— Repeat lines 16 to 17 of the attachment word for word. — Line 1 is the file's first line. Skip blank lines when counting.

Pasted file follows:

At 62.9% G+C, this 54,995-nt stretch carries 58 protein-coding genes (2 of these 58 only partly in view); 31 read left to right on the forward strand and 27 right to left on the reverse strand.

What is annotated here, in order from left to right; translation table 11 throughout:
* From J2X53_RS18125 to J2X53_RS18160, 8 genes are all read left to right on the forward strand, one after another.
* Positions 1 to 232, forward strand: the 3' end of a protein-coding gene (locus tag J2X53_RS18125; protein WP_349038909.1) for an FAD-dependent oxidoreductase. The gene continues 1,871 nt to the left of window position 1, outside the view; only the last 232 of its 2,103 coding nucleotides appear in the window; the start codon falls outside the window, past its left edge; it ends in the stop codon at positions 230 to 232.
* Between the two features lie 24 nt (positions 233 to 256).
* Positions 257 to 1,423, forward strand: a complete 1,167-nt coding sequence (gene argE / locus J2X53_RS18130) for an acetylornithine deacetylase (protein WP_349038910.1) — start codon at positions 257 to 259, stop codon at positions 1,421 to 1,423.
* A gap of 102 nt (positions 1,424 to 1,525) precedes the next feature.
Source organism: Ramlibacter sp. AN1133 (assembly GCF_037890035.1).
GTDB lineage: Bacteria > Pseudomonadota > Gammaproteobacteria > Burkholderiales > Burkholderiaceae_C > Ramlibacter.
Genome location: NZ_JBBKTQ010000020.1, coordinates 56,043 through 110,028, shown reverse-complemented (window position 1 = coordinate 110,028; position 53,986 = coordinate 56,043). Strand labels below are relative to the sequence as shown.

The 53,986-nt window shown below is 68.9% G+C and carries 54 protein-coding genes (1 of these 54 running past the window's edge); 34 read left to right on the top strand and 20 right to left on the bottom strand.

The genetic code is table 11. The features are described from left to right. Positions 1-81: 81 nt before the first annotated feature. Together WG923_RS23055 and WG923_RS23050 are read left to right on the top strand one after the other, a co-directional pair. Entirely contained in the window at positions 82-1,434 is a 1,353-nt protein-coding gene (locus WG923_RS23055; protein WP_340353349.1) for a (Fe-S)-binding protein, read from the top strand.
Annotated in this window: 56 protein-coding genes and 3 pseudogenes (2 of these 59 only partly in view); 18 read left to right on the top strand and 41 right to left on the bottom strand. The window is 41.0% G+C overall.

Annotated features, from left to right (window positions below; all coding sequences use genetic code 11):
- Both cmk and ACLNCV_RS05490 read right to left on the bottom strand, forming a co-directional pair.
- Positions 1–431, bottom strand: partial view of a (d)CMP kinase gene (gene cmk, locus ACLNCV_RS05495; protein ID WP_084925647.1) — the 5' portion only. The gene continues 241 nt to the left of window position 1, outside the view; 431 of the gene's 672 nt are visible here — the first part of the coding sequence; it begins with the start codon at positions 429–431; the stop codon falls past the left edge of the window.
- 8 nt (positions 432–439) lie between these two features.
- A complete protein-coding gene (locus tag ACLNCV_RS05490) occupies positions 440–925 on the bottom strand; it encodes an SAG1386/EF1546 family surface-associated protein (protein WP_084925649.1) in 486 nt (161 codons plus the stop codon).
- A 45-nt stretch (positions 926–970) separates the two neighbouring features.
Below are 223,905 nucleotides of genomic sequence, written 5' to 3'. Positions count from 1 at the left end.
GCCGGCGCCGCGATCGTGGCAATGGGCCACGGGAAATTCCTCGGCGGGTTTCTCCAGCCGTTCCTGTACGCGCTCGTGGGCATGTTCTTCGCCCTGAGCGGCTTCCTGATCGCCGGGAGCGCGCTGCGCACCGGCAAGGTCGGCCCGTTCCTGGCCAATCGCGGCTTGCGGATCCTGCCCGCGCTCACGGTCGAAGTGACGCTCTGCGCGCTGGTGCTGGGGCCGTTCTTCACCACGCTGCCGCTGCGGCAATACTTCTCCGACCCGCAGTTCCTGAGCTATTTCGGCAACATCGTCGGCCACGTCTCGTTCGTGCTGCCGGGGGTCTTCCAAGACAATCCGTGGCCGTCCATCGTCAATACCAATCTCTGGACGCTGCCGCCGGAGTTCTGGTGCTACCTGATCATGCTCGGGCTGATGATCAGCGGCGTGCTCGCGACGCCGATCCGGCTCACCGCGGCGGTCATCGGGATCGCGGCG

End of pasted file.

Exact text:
- Positions 1–431, bottom strand: partial view of a (d)CMP kinase gene (gene cmk, locus ACLNCV_RS05495; protein ID WP_084925647.1) — the 5' portion only. The gene continues 241 nt to the left of window position 1, outside the view; 431 of the gene's 672 nt are visible here — the first part of the coding sequence; it begins with the start codon at positions 429–431; the stop codon falls past the left edge of the window.
- 8 nt (positions 432–439) lie between these two features.